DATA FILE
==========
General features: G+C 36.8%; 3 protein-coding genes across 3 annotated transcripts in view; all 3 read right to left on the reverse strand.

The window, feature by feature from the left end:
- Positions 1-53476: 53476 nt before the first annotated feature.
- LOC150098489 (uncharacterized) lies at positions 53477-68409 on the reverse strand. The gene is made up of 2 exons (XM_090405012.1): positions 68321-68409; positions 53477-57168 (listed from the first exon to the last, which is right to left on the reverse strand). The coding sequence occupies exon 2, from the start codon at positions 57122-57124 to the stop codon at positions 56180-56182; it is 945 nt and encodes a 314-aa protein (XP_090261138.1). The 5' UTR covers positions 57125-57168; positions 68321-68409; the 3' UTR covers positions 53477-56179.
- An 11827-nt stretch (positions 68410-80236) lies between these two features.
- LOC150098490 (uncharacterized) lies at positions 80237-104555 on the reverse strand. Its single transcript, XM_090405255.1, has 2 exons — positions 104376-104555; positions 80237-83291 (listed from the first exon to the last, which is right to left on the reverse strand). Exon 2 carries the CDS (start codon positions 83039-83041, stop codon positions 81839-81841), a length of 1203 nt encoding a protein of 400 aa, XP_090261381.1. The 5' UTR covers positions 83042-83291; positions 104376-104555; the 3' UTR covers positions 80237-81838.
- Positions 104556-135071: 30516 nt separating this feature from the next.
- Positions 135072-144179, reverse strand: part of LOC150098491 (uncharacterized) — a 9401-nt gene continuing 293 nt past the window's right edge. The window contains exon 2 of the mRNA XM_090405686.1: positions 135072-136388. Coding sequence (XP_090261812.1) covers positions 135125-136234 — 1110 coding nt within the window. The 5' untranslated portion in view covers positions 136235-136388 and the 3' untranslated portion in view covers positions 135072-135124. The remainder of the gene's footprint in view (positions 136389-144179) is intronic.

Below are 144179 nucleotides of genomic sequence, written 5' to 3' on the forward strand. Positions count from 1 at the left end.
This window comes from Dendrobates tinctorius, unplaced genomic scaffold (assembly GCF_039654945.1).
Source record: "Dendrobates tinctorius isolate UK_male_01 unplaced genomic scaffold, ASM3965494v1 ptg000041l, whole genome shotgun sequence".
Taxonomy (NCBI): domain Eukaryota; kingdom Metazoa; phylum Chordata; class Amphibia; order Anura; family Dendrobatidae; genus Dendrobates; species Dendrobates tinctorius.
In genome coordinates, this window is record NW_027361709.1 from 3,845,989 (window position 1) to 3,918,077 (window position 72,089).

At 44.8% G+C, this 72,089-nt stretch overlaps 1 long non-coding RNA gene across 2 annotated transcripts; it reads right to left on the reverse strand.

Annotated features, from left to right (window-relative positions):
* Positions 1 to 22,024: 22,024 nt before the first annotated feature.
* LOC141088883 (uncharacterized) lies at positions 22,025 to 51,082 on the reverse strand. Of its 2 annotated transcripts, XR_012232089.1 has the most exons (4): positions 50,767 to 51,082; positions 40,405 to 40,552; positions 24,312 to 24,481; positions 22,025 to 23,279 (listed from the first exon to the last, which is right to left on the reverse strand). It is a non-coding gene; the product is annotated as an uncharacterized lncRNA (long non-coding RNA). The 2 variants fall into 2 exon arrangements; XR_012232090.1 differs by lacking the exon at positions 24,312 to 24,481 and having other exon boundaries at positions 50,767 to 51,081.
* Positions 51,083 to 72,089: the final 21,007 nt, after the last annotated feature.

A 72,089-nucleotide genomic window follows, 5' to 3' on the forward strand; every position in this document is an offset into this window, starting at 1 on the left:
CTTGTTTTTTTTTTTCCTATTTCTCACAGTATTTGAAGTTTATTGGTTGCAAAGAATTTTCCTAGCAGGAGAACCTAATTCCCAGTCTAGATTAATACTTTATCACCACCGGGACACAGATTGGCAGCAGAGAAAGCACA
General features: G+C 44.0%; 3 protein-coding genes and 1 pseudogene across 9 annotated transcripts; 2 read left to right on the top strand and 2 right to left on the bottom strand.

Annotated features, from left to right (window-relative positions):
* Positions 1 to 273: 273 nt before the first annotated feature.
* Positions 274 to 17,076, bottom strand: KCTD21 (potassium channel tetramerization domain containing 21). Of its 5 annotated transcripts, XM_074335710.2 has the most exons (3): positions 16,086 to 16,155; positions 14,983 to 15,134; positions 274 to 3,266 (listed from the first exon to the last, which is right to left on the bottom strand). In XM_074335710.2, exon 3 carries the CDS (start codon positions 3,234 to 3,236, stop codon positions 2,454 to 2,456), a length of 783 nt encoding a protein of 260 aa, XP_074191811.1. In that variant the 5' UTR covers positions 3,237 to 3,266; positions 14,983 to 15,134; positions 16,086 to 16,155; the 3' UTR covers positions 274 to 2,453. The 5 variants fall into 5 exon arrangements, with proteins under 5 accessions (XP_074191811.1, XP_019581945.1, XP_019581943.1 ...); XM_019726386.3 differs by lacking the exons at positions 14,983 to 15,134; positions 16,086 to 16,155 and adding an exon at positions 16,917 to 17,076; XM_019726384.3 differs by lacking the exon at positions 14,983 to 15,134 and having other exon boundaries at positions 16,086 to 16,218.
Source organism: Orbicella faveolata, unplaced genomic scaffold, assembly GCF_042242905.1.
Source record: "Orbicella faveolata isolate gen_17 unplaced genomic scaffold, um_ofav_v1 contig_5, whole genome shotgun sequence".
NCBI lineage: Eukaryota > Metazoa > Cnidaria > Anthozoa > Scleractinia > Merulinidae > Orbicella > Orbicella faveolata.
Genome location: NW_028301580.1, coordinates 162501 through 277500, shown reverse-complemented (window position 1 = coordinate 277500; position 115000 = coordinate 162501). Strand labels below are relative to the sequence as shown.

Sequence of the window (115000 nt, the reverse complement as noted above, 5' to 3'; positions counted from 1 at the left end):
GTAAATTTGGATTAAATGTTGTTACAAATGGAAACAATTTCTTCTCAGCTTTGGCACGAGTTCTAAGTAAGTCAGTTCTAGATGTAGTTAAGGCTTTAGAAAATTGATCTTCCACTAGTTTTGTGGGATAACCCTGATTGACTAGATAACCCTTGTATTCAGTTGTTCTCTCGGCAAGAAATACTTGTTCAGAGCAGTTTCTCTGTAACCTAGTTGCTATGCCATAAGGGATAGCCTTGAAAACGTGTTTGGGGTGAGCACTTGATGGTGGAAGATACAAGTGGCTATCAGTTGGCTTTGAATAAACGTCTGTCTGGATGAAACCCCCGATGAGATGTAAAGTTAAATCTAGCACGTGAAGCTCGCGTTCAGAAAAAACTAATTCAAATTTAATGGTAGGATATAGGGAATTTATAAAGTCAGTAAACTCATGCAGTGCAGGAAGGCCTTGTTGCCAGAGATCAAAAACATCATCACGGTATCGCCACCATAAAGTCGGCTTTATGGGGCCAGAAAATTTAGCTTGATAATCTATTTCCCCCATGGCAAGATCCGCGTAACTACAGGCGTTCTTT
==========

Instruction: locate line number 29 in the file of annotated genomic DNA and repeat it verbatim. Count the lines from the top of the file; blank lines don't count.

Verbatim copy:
Sequence of the window (115000 nt, the reverse complement as noted above, 5' to 3'; positions counted from 1 at the left end):